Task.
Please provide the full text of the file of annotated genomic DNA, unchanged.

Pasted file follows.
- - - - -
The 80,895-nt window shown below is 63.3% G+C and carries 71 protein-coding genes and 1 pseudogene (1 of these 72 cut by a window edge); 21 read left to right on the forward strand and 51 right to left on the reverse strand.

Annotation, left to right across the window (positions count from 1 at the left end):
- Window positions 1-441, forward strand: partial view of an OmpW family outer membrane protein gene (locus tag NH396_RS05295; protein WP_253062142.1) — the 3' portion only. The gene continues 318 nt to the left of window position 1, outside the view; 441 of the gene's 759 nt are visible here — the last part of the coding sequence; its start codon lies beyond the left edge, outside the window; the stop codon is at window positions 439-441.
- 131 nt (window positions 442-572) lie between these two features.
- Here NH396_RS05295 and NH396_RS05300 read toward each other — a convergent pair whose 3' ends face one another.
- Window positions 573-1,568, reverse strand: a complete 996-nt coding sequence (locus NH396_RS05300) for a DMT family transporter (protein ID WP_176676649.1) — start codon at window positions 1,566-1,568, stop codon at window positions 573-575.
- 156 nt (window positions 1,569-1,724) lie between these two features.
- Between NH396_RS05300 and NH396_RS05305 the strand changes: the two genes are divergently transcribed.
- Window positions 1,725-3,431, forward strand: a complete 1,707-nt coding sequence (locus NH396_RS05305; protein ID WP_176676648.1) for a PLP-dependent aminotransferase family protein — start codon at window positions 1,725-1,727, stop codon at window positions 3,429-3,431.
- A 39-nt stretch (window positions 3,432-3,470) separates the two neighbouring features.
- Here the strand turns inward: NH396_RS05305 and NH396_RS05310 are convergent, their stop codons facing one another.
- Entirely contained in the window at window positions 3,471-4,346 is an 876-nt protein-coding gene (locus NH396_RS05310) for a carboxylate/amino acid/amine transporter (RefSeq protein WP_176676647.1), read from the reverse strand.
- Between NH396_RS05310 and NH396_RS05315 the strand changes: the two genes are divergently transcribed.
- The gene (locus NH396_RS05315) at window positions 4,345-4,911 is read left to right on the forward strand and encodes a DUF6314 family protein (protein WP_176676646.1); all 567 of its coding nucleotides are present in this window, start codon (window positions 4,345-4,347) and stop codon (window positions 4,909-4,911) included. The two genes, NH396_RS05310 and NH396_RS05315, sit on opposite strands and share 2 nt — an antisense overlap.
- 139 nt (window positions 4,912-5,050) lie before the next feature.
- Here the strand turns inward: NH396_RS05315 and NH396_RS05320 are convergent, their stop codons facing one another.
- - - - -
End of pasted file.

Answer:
The 80,895-nt window shown below is 63.3% G+C and carries 71 protein-coding genes and 1 pseudogene (1 of these 72 cut by a window edge); 21 read left to right on the forward strand and 51 right to left on the reverse strand.

Annotation, left to right across the window (positions count from 1 at the left end):
- Window positions 1-441, forward strand: partial view of an OmpW family outer membrane protein gene (locus tag NH396_RS05295; protein WP_253062142.1) — the 3' portion only. The gene continues 318 nt to the left of window position 1, outside the view; 441 of the gene's 759 nt are visible here — the last part of the coding sequence; its start codon lies beyond the left edge, outside the window; the stop codon is at window positions 439-441.
- 131 nt (window positions 442-572) lie between these two features.
- Here NH396_RS05295 and NH396_RS05300 read toward each other — a convergent pair whose 3' ends face one another.
- Window positions 573-1,568, reverse strand: a complete 996-nt coding sequence (locus NH396_RS05300) for a DMT family transporter (protein ID WP_176676649.1) — start codon at window positions 1,566-1,568, stop codon at window positions 573-575.
- 156 nt (window positions 1,569-1,724) lie between these two features.
- Between NH396_RS05300 and NH396_RS05305 the strand changes: the two genes are divergently transcribed.
- Window positions 1,725-3,431, forward strand: a complete 1,707-nt coding sequence (locus NH396_RS05305; protein ID WP_176676648.1) for a PLP-dependent aminotransferase family protein — start codon at window positions 1,725-1,727, stop codon at window positions 3,429-3,431.
- A 39-nt stretch (window positions 3,432-3,470) separates the two neighbouring features.
- Here the strand turns inward: NH396_RS05305 and NH396_RS05310 are convergent, their stop codons facing one another.
- Entirely contained in the window at window positions 3,471-4,346 is an 876-nt protein-coding gene (locus NH396_RS05310) for a carboxylate/amino acid/amine transporter (RefSeq protein WP_176676647.1), read from the reverse strand.
- Between NH396_RS05310 and NH396_RS05315 the strand changes: the two genes are divergently transcribed.
- The gene (locus NH396_RS05315) at window positions 4,345-4,911 is read left to right on the forward strand and encodes a DUF6314 family protein (protein WP_176676646.1); all 567 of its coding nucleotides are present in this window, start codon (window positions 4,345-4,347) and stop codon (window positions 4,909-4,911) included. The two genes, NH396_RS05310 and NH396_RS05315, sit on opposite strands and share 2 nt — an antisense overlap.
- 139 nt (window positions 4,912-5,050) lie before the next feature.
- Here the strand turns inward: NH396_RS05315 and NH396_RS05320 are convergent, their stop codons facing one another.